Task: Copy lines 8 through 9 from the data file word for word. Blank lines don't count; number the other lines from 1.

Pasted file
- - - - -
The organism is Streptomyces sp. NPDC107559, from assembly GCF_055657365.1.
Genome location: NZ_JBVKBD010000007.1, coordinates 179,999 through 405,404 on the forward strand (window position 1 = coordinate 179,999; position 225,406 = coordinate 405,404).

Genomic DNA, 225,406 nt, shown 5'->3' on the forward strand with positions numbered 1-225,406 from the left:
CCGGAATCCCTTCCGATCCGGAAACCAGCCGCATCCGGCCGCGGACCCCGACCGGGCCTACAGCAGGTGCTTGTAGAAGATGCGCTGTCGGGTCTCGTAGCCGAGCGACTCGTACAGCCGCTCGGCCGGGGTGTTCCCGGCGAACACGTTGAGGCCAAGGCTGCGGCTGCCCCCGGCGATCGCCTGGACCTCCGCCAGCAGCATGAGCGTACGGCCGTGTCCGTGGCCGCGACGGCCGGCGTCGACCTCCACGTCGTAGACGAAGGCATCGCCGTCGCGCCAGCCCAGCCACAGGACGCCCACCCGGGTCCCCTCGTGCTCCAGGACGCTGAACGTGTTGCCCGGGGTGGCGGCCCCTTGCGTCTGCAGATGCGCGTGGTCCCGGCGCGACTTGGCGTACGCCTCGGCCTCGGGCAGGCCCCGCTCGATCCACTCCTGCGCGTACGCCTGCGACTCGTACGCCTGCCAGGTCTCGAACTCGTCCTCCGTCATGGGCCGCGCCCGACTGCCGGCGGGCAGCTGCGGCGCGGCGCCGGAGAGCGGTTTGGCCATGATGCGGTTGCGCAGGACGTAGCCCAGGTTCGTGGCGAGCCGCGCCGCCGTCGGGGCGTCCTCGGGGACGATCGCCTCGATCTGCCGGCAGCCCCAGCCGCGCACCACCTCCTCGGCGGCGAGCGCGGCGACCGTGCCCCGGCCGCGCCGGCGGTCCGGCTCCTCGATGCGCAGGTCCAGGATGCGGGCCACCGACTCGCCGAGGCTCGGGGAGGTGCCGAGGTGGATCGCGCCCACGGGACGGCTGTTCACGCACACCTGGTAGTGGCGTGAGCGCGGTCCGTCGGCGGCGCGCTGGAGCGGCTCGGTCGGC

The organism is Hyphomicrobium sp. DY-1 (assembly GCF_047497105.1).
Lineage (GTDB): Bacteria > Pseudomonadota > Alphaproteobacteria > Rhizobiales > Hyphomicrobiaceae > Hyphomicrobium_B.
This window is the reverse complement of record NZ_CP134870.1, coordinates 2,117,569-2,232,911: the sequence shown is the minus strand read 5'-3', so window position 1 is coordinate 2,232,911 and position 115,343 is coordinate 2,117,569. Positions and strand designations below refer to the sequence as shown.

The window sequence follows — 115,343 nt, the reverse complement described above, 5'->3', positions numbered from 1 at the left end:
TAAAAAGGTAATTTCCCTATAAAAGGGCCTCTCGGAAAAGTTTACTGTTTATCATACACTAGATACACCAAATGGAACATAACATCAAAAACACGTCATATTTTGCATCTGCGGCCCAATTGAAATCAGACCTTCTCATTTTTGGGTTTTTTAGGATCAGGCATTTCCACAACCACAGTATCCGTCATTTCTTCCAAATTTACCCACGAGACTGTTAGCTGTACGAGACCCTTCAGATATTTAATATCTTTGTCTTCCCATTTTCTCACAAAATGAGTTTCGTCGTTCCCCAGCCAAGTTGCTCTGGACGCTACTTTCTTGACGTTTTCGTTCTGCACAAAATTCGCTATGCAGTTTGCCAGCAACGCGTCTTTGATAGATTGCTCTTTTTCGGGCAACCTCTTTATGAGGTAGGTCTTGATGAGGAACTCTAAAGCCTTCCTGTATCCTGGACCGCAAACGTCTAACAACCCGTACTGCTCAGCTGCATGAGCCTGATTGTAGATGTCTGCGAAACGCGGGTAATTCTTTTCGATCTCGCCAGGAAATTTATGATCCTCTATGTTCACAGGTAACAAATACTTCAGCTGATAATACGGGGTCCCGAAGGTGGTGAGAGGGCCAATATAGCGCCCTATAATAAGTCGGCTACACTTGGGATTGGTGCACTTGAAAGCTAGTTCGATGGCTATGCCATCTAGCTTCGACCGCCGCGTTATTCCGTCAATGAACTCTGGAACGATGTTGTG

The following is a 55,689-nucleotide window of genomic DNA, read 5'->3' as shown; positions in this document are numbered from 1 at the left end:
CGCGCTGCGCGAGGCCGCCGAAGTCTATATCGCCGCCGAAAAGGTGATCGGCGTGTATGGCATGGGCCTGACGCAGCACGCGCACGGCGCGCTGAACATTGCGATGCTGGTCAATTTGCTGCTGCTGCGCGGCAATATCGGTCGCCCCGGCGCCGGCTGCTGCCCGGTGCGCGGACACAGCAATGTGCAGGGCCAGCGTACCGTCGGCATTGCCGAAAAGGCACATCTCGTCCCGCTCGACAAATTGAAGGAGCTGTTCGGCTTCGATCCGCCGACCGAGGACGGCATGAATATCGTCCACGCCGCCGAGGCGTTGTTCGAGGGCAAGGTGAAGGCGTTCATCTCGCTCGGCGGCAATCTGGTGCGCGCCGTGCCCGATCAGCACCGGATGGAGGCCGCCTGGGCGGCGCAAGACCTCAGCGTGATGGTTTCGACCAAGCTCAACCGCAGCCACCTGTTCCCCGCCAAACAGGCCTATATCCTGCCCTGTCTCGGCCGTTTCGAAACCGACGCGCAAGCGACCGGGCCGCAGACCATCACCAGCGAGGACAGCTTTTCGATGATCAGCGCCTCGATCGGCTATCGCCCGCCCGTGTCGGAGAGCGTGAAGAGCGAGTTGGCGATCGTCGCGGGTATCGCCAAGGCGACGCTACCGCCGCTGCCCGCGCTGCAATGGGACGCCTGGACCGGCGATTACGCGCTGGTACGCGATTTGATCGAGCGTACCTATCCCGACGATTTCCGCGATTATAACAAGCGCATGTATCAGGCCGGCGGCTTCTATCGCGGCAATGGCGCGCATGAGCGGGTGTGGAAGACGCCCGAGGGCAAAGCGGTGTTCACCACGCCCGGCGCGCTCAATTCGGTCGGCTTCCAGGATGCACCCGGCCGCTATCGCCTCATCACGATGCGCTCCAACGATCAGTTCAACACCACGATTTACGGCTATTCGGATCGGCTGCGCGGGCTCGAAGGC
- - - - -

The window sequence follows — 115,343 nt, the reverse complement described above, 5'->3', positions numbered from 1 at the left end:
TAAAAAGGTAATTTCCCTATAAAAGGGCCTCTCGGAAAAGTTTACTGTTTATCATACACTAGATACACCAAATGGAACATAACATCAAAAACACGTCATATTTTGCATCTGCGGCCCAATTGAAATCAGACCTTCTCATTTTTGGGTTTTTTAGGATCAGGCATTTCCACAACCACAGTATCCGTCATTTCTTCCAAATTTACCCACGAGACTGTTAGCTGTACGAGACCCTTCAGATATTTAATATCTTTGTCTTCCCATTTTCTCACAAAATGAGTTTCGTCGTTCCCCAGCCAAGTTGCTCTGGACGCTACTTTCTTGACGTTTTCGTTCTGCACAAAATTCGCTATGCAGTTTGCCAGCAACGCGTCTTTGATAGATTGCTCTTTTTCGGGCAACCTCTTTATGAGGTAGGTCTTGATGAGGAACTCTAAAGCCTTCCTGTATCCTGGACCGCAAACGTCTAACAACCCGTACTGCTCAGCTGCATGAGCCTGATTGTAGATGTCTGCGAAACGCGGGTAATTCTTTTCGATCTCGCCAGGAAATTTATGATCCTCTATGTTCACAGGTAACAAATACTTCAGCTGATAATACGGGGTCCCGAAGGTGGTGAGAGGGCCAATATAGCGCCCTATAATAAGTCGGCTACACTTGGGATTGGTGCACTTGAAAGCTAGTTCGATGGCTATGCCATCTAGCTTCGACCGCCGCGTTATTCCGTCAATGAACTCTGGAACGATGTTGTG